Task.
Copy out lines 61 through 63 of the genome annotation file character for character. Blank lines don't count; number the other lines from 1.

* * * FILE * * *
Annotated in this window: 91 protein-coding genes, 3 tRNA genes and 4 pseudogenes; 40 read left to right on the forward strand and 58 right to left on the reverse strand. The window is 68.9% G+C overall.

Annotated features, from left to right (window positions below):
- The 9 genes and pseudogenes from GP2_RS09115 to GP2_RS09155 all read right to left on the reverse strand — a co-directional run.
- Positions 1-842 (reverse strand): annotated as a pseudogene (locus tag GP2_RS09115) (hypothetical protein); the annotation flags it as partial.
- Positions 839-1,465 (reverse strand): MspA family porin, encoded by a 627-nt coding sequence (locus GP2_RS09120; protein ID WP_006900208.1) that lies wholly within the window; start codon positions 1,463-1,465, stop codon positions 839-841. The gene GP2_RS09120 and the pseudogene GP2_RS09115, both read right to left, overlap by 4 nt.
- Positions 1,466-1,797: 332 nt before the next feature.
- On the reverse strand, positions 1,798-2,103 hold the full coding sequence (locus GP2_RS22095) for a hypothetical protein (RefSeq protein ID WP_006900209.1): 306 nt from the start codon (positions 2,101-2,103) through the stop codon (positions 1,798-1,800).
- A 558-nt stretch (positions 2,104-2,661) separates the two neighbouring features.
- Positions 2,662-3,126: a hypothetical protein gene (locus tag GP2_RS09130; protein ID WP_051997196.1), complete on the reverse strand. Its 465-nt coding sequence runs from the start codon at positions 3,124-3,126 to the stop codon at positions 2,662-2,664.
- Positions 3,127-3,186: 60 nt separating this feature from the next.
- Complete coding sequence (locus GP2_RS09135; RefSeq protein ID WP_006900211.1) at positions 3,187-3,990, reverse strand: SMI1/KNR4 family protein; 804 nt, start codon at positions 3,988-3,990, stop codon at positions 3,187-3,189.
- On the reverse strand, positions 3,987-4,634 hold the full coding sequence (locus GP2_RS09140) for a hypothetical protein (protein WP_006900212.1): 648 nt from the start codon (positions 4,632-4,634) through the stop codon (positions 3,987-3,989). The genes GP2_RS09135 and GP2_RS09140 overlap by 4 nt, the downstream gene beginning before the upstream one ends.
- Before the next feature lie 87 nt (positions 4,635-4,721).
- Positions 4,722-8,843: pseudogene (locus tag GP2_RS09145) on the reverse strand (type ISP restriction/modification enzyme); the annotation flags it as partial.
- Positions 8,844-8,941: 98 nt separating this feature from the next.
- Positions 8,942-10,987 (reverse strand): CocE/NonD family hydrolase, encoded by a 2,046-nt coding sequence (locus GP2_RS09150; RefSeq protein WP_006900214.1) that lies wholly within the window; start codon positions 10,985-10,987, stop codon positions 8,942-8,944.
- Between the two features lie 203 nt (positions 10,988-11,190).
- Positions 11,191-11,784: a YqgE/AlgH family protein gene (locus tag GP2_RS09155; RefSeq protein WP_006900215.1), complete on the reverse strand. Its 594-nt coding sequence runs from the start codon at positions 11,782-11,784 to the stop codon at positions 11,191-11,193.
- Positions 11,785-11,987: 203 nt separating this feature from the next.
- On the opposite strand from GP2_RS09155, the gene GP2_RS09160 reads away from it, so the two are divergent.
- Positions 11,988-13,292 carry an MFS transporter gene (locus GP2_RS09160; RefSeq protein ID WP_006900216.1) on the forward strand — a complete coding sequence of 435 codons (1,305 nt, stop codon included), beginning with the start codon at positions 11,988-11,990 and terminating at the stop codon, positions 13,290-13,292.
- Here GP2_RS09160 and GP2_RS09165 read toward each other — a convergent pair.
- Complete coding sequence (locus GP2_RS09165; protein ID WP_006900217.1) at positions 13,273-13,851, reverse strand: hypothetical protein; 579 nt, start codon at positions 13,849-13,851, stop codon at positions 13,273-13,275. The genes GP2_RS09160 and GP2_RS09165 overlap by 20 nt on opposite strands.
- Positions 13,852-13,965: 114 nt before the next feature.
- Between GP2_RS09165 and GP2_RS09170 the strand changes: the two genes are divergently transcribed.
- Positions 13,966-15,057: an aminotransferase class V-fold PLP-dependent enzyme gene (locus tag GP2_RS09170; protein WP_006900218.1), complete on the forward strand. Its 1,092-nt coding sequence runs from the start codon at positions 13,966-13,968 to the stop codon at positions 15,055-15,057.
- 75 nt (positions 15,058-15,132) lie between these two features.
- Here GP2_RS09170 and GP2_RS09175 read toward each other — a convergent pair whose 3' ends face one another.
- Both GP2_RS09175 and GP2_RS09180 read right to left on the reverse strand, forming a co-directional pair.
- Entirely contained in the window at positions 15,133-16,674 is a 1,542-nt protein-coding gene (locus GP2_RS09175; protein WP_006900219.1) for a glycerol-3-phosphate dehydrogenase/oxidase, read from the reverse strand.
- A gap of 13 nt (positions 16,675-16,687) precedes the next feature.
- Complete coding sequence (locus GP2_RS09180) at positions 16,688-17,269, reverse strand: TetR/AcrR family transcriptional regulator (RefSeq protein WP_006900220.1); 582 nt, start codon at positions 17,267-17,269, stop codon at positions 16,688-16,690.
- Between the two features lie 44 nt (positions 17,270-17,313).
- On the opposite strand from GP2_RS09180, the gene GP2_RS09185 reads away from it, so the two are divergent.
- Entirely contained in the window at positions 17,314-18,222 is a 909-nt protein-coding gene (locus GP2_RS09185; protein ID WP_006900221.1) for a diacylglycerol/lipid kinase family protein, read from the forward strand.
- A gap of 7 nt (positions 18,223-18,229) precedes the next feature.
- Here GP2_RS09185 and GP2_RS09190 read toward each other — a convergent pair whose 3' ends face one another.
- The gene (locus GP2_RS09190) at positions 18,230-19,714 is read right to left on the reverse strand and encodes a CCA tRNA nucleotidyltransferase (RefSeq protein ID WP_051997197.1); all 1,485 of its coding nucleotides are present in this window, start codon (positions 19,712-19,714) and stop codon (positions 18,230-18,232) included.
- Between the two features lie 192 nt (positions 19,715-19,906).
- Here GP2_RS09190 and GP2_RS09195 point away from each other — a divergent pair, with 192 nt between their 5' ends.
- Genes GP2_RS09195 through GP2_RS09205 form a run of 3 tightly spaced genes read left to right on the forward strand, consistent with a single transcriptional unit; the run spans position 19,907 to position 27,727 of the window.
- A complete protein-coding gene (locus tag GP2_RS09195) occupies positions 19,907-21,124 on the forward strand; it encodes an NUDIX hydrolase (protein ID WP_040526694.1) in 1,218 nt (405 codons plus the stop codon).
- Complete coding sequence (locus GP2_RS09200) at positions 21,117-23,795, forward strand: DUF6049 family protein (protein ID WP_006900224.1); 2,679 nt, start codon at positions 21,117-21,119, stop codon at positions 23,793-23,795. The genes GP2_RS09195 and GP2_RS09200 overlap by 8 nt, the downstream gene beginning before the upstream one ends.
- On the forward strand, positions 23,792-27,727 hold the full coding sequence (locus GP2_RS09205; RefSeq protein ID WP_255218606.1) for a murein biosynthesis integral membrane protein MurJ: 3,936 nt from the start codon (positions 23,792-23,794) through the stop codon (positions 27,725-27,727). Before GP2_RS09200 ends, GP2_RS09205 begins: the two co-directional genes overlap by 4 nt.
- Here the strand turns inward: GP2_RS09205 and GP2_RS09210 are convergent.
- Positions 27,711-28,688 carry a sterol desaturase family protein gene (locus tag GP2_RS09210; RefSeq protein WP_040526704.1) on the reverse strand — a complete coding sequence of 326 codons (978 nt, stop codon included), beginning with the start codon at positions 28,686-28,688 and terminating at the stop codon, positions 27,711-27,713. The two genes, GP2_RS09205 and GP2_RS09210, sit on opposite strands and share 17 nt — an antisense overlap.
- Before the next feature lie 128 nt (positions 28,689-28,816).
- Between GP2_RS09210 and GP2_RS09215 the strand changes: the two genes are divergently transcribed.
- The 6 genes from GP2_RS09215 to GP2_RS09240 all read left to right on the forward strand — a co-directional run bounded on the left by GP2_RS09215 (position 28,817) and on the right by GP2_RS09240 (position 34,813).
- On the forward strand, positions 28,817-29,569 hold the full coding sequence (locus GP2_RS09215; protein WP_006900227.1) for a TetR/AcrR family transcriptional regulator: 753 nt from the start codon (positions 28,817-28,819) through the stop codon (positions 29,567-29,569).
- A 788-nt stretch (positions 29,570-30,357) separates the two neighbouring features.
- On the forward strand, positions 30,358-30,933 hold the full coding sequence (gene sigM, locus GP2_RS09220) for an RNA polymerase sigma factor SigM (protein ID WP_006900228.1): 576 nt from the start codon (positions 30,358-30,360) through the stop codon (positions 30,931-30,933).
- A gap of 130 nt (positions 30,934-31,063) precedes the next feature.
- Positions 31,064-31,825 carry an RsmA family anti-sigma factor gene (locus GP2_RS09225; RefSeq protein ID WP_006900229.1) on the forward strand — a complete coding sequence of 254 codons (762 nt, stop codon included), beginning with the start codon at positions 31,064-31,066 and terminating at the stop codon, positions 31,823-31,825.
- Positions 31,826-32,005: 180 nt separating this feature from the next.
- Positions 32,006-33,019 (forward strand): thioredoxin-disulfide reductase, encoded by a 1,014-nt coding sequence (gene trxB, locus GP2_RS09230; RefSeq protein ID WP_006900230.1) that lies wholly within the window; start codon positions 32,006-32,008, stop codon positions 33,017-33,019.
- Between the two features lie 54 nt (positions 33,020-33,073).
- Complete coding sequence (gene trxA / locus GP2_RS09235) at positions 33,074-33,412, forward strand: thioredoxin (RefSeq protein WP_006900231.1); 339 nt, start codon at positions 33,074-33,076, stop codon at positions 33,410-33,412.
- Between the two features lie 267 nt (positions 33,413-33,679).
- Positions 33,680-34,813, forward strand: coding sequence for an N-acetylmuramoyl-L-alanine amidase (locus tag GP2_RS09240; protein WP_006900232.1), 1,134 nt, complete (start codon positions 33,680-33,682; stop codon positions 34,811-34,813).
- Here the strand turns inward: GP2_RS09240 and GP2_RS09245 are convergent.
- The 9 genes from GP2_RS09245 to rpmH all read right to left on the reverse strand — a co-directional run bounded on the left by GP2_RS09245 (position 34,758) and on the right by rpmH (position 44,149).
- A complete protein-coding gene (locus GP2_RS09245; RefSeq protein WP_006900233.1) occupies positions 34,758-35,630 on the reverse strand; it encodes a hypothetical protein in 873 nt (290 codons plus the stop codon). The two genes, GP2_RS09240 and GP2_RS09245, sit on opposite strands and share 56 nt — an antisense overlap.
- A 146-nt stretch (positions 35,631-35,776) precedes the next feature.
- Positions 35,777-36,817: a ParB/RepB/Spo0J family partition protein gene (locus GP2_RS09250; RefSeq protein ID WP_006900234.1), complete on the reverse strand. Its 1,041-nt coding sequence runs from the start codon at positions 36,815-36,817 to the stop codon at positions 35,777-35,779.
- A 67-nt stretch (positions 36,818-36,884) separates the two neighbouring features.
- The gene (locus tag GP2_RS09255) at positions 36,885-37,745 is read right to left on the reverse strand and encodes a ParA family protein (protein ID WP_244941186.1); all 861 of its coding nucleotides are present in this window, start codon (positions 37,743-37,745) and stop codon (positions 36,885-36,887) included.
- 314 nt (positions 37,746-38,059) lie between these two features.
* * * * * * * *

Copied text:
- Here the strand turns inward: GP2_RS09240 and GP2_RS09245 are convergent.
- The 9 genes from GP2_RS09245 to rpmH all read right to left on the reverse strand — a co-directional run bounded on the left by GP2_RS09245 (position 34,758) and on the right by rpmH (position 44,149).
- A complete protein-coding gene (locus GP2_RS09245; RefSeq protein WP_006900233.1) occupies positions 34,758-35,630 on the reverse strand; it encodes a hypothetical protein in 873 nt (290 codons plus the stop codon). The two genes, GP2_RS09240 and GP2_RS09245, sit on opposite strands and share 56 nt — an antisense overlap.